Don’t let the foosball table fool you: The Boys & Girls Clubs of America have always had a strong academic focus.
Club staff don’t use the term “academics,” of course, because it’s a horrible word that sounds too much like something kids would do in school. Instead they call them “activities” or “centers” or some other innocuous word designed to disguise learning.
Starting this month, the Boys & Girls Club of Janesville is ramping up its focus on academics with a new literacy initiative and a program designed to improve graduation rates.
Both programs are being funded by a two-year, $221,750 grant from the United Way Blackhawk Region and are being run in partnership with the Janesville School District, according to a news release from the Boys & Girls Club of Janesville.
The literacy effort fits into the Janesville School District’s “Five Promises,” a set of goals addressing issues ranging from literacy to financial responsibility.
In particular, the district is working toward having 90 percent of third grade students reading at grade level by the end of the third grade year.
Boys & Girls Club executive director Sara Stinski said the literacy effort was an appropriate fit for her club.
“This is really a community problem,” Stinski said. “The schools are not going to solve it themselves.”
The school district is pleased to have the club on board.
“Having common goals with the Boys & Girls Club is really exciting for us,” said Alison DeGraaf, district director of learning and instruction. “We’re able to look at our promises and use some of our same core instructional practices that are really and truly going to help out students grow.”
The Boys & Girls Club of Janesville starts to come to life at about 3:30 p.m. when the first kids arrive. The majority of them are bused to the club straight from school, and they burst through the door with eager questions about using Wii, today’s snack and other random topics. For the first 20 to 30 minutes, they run around.
“They need to burn off some of their energy,” said Kathy Murray, club literacy instructor and former Janesville School District academic learning coach.
Then, it’s snack time, followed by independent reading and “Power Hour” where students do homework. After homework, students get to pick from one of three activities. All of the activities are part of a nationally-based, educationally-proven curriculum. Topics include healthy bodies and healthy minds; science, technology, engineering and math; and the arts. Everything is hands on, and most things are active.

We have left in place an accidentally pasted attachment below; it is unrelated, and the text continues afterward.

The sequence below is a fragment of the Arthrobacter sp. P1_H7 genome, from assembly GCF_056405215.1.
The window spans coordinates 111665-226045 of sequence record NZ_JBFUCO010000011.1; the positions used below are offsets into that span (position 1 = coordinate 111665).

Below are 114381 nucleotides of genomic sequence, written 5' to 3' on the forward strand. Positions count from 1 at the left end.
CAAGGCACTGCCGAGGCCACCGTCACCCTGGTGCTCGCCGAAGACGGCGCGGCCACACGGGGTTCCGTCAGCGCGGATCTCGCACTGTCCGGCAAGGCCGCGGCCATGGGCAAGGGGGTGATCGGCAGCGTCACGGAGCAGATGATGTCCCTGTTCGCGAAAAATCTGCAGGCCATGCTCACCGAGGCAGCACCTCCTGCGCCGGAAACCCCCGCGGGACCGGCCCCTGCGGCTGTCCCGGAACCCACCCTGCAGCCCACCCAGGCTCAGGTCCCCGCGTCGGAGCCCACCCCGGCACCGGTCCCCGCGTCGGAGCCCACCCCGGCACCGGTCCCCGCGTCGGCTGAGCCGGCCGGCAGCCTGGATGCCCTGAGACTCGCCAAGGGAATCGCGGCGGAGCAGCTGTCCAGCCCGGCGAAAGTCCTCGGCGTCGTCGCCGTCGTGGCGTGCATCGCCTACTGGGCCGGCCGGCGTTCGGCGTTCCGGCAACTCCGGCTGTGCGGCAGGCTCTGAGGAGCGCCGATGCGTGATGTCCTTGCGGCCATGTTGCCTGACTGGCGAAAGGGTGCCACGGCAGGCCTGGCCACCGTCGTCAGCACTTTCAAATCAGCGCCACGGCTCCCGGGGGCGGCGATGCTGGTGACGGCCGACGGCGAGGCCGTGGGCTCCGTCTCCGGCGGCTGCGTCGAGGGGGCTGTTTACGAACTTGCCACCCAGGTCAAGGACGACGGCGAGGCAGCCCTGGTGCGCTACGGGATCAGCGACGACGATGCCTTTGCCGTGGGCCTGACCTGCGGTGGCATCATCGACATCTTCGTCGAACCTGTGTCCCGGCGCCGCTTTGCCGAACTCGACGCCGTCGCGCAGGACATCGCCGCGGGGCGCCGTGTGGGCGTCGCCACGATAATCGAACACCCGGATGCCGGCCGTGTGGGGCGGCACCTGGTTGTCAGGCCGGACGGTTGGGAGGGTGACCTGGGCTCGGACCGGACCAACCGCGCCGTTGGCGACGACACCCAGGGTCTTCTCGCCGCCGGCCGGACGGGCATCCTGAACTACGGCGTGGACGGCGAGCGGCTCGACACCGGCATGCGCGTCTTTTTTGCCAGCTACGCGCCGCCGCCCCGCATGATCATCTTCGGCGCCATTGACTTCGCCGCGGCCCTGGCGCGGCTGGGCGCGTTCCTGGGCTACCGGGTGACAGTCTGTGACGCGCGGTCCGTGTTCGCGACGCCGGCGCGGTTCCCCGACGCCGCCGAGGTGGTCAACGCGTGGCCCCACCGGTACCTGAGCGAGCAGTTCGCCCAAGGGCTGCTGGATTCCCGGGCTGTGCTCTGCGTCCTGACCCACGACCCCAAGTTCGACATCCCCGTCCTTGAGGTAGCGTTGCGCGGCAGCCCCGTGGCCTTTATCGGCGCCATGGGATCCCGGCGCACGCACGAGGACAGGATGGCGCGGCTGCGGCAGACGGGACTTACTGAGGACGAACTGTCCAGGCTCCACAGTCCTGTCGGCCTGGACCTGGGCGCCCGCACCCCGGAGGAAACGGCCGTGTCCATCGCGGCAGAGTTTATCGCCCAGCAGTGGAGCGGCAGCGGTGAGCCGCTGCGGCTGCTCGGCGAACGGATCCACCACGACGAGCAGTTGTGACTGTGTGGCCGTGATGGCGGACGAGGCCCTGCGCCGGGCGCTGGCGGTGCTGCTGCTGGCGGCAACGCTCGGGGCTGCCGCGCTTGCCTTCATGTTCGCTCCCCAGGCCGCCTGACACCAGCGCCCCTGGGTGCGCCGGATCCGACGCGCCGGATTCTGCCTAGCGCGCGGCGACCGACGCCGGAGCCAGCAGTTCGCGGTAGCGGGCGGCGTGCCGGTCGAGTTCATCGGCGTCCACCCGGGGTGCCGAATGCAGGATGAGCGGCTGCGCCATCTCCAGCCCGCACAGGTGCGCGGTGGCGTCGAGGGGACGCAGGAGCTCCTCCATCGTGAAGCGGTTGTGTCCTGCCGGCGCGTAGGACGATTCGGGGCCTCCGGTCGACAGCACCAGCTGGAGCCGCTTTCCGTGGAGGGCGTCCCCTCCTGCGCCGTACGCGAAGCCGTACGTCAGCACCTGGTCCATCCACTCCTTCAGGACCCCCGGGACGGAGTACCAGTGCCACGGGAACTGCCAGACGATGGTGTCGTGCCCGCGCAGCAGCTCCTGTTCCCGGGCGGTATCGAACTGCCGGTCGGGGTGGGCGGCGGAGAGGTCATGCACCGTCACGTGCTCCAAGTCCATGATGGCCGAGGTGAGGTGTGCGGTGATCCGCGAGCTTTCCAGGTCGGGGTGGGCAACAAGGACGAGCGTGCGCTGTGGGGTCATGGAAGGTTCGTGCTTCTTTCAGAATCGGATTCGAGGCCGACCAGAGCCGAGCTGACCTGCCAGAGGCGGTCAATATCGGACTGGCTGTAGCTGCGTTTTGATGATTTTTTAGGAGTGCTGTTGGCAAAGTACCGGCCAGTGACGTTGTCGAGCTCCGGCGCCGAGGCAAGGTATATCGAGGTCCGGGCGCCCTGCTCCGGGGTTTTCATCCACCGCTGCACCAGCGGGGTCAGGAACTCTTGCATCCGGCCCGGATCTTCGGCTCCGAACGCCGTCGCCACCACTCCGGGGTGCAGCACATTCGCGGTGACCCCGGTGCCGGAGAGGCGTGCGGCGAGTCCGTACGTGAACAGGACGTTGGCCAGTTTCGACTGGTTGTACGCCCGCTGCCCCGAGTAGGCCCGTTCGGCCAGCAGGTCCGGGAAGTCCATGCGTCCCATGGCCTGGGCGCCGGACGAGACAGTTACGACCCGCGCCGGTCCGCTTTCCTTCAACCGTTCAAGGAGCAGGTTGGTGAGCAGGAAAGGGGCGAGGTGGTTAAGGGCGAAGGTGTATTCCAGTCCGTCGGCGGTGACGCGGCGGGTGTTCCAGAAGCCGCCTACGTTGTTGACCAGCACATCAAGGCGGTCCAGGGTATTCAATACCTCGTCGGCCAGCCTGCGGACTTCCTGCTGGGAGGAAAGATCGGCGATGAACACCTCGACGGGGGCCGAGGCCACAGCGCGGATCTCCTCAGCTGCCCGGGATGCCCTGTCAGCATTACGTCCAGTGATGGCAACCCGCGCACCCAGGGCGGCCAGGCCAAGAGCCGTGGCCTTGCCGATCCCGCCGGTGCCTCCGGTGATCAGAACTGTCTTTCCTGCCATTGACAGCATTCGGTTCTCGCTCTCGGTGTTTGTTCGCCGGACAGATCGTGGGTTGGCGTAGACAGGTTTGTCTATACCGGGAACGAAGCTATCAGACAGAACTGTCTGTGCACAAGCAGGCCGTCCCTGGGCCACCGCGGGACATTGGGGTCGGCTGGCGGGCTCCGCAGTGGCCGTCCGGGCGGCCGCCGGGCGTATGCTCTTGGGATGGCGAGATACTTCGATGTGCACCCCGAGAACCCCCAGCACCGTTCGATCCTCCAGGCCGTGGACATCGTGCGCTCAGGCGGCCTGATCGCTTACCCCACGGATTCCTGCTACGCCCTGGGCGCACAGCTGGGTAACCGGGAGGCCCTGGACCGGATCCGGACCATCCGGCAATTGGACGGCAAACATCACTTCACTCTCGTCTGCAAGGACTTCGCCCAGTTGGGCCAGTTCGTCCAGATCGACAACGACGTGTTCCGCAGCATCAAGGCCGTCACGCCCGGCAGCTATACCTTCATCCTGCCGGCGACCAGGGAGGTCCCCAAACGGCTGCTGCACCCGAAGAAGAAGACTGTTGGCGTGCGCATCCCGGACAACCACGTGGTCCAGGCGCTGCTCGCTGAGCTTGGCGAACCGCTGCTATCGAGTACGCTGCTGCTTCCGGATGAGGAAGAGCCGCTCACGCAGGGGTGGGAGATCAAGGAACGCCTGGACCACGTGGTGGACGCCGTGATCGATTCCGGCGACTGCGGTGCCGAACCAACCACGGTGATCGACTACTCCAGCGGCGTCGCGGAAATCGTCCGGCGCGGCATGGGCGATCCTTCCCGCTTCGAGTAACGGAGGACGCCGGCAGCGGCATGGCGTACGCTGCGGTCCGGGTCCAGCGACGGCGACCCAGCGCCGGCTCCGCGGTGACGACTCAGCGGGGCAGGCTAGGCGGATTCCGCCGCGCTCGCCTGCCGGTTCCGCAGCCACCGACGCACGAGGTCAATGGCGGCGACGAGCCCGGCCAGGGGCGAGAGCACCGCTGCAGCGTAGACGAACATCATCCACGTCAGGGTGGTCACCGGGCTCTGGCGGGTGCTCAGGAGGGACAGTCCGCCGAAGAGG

With the grant, the club plans to tackle kids’ reading skills directly. After getting parents’ permission, Murray will be able to get reading test results from the schools. She’ll also be able to have conversations with teachers about what a specific child needs the most. Is a child able to read but unable to draw inferences or meanings from a text. Is it a problem with fluency or recognizing sounds?
When DeGraaf talks about “core instructional practices,” she’s talking about techniques that Murray understands because she used them as a teacher and coach.
Murray has trained the club’s staff members so they can teach those methods with students, and that’s already been a big help, Stinski said.
Kids will be divided up into groups or work one-on-one with staff or volunteers. Staff will spend more time reading aloud to kids.
In addition, the club is looking for adult volunteers to serve as reading buddies one or more times a week from 4:15 to 4:45 p.m.
The grant also allowed the Boys & Girls Club to hire a coach to institute the “Be Great Graduate” program at Franklin Middle School. Dropping out of school is “a process, not an event,” according to the Wisconsin Department of Public Instruction website. Drop-out early warning signs show up as early as middle school, according to a variety of studies.
Educators look at student attendance, discipline, academics and the number of schools students have attended, said Charles Urness, principal of Franklin Middle School.
Megan Rebout, who previously worked with youth in Rock County’s 4-H program, is going to serve as a graduation coach, and her work will go far beyond tutoring.
She’ll start with sixth grade students and will follow them from year to year.
“There’s a lot of pieces to that coach role,” Urness said. “There’s the social-emotional piece. There’s the organizational piece—this sounds pretty simple, but it’s making sure the kid has the supplies needed, making sure they’ve got everything in their backpack to go home. Then there’s the communication piece.”
That might turn out to be the most important, Urness said.
Rebout will serve as a listening ear for students who are struggling. They won’t have to compete for her time with the hundreds of other kids at school.
The “Be Great Graduate” program has been used in Green Bay for more than a decade and has a 90-percent success rate.
For Janesville School District Superintendent Steve Pophal, the Boys & Girls Club’s new programs mean a stronger bound between the two institutions.
“They recognize, as too do we, that their kids are our kids,” Pophal said. “And disproportionately, the kids that are coming to the club need that extra help.”